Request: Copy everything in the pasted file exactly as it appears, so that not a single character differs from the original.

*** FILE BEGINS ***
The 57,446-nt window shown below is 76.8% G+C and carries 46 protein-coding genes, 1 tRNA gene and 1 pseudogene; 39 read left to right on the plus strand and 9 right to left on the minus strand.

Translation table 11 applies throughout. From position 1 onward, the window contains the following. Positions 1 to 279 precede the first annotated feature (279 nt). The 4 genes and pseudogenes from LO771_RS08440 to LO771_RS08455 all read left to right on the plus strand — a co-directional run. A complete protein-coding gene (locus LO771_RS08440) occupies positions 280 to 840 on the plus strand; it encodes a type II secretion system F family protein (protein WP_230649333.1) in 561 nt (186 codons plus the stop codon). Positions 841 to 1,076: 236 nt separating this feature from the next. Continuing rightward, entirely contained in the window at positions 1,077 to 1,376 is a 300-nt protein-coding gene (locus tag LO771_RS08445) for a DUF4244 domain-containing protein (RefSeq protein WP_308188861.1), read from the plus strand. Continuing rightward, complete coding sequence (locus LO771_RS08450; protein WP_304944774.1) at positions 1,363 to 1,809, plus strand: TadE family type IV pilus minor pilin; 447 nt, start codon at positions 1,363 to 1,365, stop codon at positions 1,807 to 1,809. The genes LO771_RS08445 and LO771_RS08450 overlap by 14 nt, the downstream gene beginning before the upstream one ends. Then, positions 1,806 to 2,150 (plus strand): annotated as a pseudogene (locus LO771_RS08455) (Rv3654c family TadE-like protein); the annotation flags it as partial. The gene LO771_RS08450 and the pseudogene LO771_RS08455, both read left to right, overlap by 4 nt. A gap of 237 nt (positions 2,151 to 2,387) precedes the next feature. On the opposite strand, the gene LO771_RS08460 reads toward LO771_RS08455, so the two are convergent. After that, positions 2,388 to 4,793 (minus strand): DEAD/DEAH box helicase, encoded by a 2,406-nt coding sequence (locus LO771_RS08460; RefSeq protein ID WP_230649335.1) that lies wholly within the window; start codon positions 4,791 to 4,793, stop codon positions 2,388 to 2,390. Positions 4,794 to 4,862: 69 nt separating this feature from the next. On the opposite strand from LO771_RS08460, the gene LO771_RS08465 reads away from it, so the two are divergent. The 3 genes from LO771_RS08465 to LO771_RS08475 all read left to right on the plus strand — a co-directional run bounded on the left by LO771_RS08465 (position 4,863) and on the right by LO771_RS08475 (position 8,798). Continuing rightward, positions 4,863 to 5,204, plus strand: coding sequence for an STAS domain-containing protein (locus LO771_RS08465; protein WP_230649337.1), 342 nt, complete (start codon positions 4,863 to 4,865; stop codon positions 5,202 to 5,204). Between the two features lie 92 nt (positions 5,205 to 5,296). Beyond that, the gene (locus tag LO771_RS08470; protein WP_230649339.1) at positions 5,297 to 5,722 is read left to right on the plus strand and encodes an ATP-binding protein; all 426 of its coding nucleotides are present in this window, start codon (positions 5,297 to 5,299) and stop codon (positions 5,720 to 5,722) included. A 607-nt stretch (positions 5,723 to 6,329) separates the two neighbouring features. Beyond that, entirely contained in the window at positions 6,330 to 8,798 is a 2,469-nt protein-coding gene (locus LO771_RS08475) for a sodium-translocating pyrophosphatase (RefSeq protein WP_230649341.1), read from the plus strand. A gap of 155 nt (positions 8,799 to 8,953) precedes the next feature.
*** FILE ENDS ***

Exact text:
The 57,446-nt window shown below is 76.8% G+C and carries 46 protein-coding genes, 1 tRNA gene and 1 pseudogene; 39 read left to right on the plus strand and 9 right to left on the minus strand.

Translation table 11 applies throughout. From position 1 onward, the window contains the following. Positions 1 to 279 precede the first annotated feature (279 nt). The 4 genes and pseudogenes from LO771_RS08440 to LO771_RS08455 all read left to right on the plus strand — a co-directional run. A complete protein-coding gene (locus LO771_RS08440) occupies positions 280 to 840 on the plus strand; it encodes a type II secretion system F family protein (protein WP_230649333.1) in 561 nt (186 codons plus the stop codon). Positions 841 to 1,076: 236 nt separating this feature from the next. Continuing rightward, entirely contained in the window at positions 1,077 to 1,376 is a 300-nt protein-coding gene (locus tag LO771_RS08445) for a DUF4244 domain-containing protein (RefSeq protein WP_308188861.1), read from the plus strand. Continuing rightward, complete coding sequence (locus LO771_RS08450; protein WP_304944774.1) at positions 1,363 to 1,809, plus strand: TadE family type IV pilus minor pilin; 447 nt, start codon at positions 1,363 to 1,365, stop codon at positions 1,807 to 1,809. The genes LO771_RS08445 and LO771_RS08450 overlap by 14 nt, the downstream gene beginning before the upstream one ends. Then, positions 1,806 to 2,150 (plus strand): annotated as a pseudogene (locus LO771_RS08455) (Rv3654c family TadE-like protein); the annotation flags it as partial. The gene LO771_RS08450 and the pseudogene LO771_RS08455, both read left to right, overlap by 4 nt. A gap of 237 nt (positions 2,151 to 2,387) precedes the next feature. On the opposite strand, the gene LO771_RS08460 reads toward LO771_RS08455, so the two are convergent. After that, positions 2,388 to 4,793 (minus strand): DEAD/DEAH box helicase, encoded by a 2,406-nt coding sequence (locus LO771_RS08460; RefSeq protein ID WP_230649335.1) that lies wholly within the window; start codon positions 4,791 to 4,793, stop codon positions 2,388 to 2,390. Positions 4,794 to 4,862: 69 nt separating this feature from the next. On the opposite strand from LO771_RS08460, the gene LO771_RS08465 reads away from it, so the two are divergent. The 3 genes from LO771_RS08465 to LO771_RS08475 all read left to right on the plus strand — a co-directional run bounded on the left by LO771_RS08465 (position 4,863) and on the right by LO771_RS08475 (position 8,798). Continuing rightward, positions 4,863 to 5,204, plus strand: coding sequence for an STAS domain-containing protein (locus LO771_RS08465; protein WP_230649337.1), 342 nt, complete (start codon positions 4,863 to 4,865; stop codon positions 5,202 to 5,204). Between the two features lie 92 nt (positions 5,205 to 5,296). Beyond that, the gene (locus tag LO771_RS08470; protein WP_230649339.1) at positions 5,297 to 5,722 is read left to right on the plus strand and encodes an ATP-binding protein; all 426 of its coding nucleotides are present in this window, start codon (positions 5,297 to 5,299) and stop codon (positions 5,720 to 5,722) included. A 607-nt stretch (positions 5,723 to 6,329) separates the two neighbouring features. Beyond that, entirely contained in the window at positions 6,330 to 8,798 is a 2,469-nt protein-coding gene (locus LO771_RS08475) for a sodium-translocating pyrophosphatase (RefSeq protein WP_230649341.1), read from the plus strand. A gap of 155 nt (positions 8,799 to 8,953) precedes the next feature.